Ultraviolet radiation refers to light that is at a higher frequency on the electromagnetic spectrum than the light we can see. It’s notorious for being bad for your skin and eyesight, for being associated with various sorts of cancer, and for causing sunburn.
If you’re shopping for a new window, these are all things which should concern you. Does ultraviolet light pass through glass in the same way that visible light does? And, perhaps more importantly, can you get sunburnt from sitting beside the window? These are the questions we’ll be tackling in this article.
Do UV Rays Go Through Glass?
The answer is a little bit complicated. Not only are there different sorts of glass with different properties, but there are different sorts of UV light, too.
Shorter-wavelength UV-B rays are easily excluded, but longer-wavelength UV-A rays can easily pass through a normal glass window.
If you’re wondering, there is such a thing as UV-C – but these wavelengths tend to get blocked by the atmosphere before they even strike the surface of the planet. So, that’s one less thing to worry about!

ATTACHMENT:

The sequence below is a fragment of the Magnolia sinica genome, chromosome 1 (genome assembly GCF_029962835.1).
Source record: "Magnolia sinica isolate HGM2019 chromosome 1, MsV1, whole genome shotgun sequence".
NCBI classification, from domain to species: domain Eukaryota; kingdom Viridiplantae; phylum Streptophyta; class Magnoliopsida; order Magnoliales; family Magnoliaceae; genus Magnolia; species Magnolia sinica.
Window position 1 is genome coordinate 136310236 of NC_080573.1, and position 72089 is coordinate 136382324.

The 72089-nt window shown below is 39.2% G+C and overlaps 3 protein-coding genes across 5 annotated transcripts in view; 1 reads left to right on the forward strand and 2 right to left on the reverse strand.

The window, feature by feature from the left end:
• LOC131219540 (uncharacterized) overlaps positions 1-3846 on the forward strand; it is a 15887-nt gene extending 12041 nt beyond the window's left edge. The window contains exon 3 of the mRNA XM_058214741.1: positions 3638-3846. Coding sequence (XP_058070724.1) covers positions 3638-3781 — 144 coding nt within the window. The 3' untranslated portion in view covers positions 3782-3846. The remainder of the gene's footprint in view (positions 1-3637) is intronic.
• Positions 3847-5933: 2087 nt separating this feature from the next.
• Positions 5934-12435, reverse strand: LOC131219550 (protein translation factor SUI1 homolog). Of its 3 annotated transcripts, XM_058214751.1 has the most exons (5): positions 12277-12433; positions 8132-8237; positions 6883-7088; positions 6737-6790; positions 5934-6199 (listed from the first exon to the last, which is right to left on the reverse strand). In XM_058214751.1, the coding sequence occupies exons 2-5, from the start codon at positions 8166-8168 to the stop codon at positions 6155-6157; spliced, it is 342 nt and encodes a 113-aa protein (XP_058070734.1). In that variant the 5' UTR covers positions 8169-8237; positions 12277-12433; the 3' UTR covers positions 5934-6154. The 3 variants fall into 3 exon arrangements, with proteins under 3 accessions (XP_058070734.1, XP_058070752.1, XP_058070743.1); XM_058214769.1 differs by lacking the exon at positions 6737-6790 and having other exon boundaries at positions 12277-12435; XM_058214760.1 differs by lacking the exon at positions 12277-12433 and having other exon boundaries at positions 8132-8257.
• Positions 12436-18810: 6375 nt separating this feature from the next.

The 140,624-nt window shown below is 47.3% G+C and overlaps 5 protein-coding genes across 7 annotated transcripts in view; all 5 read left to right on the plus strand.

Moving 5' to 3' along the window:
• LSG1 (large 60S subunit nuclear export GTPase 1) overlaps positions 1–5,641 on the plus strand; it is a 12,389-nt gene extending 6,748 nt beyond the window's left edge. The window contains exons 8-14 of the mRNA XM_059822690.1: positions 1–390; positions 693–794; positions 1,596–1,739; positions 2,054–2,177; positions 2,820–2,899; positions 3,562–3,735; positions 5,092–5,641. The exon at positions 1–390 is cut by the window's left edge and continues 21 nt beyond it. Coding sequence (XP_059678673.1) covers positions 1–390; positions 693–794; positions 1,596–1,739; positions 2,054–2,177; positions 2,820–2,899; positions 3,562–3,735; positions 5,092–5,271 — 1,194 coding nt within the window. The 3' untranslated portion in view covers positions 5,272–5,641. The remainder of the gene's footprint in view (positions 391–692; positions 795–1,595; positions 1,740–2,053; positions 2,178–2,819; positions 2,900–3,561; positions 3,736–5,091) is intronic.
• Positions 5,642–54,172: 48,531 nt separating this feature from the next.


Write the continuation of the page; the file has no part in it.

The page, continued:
Can You Burn Through Windows?
Common glass windows in your car, home, office and in our range will block almost all UV rays that reach the Earth. Glass does struggle with UV-A rays as mentioned before, so whilst you may not feel burning, the UV-A rays can still cause damage to your skin. However, in the UK, you’re going to have to be sat by a sunny window for a long time for that to happen. If you are going to be by a window on a sunny day for hours and your skin is quite sensitive, then some sun block won’t hurt.
Sunburn, moreover, is just one type of skin damage that can result from excess UV exposure; certain sorts of people will be vulnerable to increased freckling and photodermatitis (a skin condition exacerbated by exposure to light).
For an average person in the UK, you really don’t have to worry about burning through your windows on a sunny day. But UV radiation and its effects on the skin aren’t to be ignored. Take care in sunny conditions and always err on the side of caution. Remember also, that you can get sunburnt on a cloudy day.
Of course, some of us deliberately seek out the sun in pursuit of a healthy-looking tan. We’ve covered how windows can contribute to tanning in a previous blog, so be sure to check that out.
Another factor we haven’t considered is that the UK doesn’t receive all that much sunlight – so unless you’re sitting in a conservatory for hours on the south side of a building, you’re unlikely to suffer much. While obviously being true, this fact doesn’t stop UV rays from being damaging. If you’re fortunate enough to work in a greenhouse all day (or unfortunate enough to work at a computer besides a sun-facing window) then it’s important that you aren’t blasé about the damage the sun can inflict. Draw the blinds (or apply some sun lotion) and give yourself peace of mind!